The Cloud Changes Everything

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The concept of cloud computing dates back to the 1960’s, though it wasn’t widely known among consumers until much later. Amazon launched their Amazon Web Service (AWS) in 2006 that offered cloud computing to customers. Microsoft has been working with cloud technology for years as well. Today, Google, Apple, and countless other companies are providing some type of cloud experience, such as computation, storage and services, usually as a metered service. The Cloud has changed the way we conduct business, as well as our lifestyles. Often seamlessly, without us even knowing.

It is ground breaking, the extent that “green cloud technology” is changing our way of collecting data and addressing environmental sustainability. Monitoring soil moisture so farmers know when to irrigate, reducing water consumption by as much as 50%. Monitoring air quality that will alert people with asthma where higher levels of contamination are located. If you are not familiar with this fascinating technology, GreenBiz sponsored this video at a State of Green Business Forum. The presenter is Rob Bernard, Chief Environmental Strategist for Microsoft, who is responsible for defining and implementing the global strategy for the company’s environmental efforts.

Taking green cloud technology a step further, the link below describes work IBM, Cisco, and Microsoft are doing that will bring to us Green Cloud Cities.  Continue Reading →

The Smarter City

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 “Organizations today are embracing a more sustainable approach to business – one that takes into account the environmental and societal impact of their activities. By factoring this accountability into their strategy, they implement new ways to source, manufacture, and distribute goods in a more sustainable manner, often while simultaneously lowering costs. And, based on more transparent and proactive engagement with employees, consumers and the communities where they operate, organzations are becoming better equipped to create products and services for a smarter planet.” Corporate Social Responsibility – IBM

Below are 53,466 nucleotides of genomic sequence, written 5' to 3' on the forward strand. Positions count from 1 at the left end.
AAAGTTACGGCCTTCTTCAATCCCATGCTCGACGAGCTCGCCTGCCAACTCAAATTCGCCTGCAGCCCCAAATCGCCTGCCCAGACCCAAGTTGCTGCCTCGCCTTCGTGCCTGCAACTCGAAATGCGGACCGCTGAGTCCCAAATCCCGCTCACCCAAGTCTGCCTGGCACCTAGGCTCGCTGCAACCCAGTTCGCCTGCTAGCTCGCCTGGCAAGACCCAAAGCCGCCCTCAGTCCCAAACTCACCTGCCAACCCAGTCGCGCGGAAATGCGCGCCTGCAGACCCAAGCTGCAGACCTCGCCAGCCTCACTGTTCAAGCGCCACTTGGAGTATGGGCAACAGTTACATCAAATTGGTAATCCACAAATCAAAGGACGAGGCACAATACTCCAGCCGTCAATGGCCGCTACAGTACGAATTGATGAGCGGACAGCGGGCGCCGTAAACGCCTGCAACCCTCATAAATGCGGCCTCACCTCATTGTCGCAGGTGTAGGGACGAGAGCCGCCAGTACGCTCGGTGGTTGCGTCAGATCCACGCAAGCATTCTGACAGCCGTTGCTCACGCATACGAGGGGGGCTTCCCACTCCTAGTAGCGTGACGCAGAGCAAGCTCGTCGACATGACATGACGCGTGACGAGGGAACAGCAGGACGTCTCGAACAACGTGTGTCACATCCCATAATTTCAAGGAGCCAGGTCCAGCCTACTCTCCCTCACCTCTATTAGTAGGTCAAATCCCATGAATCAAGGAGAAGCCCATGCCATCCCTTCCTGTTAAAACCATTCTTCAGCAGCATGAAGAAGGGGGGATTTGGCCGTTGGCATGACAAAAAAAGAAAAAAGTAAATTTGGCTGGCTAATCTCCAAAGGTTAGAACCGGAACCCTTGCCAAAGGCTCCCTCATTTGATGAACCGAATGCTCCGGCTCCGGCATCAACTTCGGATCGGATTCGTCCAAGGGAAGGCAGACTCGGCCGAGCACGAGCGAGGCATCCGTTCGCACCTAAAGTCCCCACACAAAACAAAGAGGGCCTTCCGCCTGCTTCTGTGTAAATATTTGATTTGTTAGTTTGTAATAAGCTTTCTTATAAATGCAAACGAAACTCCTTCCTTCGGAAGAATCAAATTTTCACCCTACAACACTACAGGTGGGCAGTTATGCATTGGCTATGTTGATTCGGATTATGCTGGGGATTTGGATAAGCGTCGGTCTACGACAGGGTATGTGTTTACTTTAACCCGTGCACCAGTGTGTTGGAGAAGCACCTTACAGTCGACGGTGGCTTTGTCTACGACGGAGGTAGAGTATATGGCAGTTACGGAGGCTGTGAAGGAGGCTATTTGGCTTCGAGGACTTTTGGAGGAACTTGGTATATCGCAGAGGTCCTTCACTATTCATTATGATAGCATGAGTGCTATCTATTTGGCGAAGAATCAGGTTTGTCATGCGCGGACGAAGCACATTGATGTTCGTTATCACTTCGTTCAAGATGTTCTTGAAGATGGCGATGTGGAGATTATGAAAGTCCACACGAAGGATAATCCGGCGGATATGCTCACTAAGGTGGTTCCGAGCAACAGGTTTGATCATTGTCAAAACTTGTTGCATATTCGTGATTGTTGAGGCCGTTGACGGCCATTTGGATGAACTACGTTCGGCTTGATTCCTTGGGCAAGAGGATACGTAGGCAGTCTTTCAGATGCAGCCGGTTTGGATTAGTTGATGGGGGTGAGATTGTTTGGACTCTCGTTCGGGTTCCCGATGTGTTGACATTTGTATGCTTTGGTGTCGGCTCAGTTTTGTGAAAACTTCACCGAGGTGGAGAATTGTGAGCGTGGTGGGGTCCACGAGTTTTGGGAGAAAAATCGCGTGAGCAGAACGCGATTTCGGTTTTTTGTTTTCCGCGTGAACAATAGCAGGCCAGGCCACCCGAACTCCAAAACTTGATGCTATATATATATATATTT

One of the recent articles linked in the Current News & Events section, IBM’s Top 5 Predictions for Smarter Buildings for 2012, only touches the surface of IBM’s commitment to the role technology can contribute to helping develop smart buildings and communities. To see just how committed they are, IBM has provided this fascinating video presentation, The Smarter City, explaining how we can build a smarter planet – city by city – today. Topics range from Transportation/Traffic, Airports/Rail, Public Safety, Healthcare, Education, Energy and Utilities, Economic Development, to Social Services. Included is a short documentary and a HELP (?) section that explains how to navigate through the video.   Continue Reading →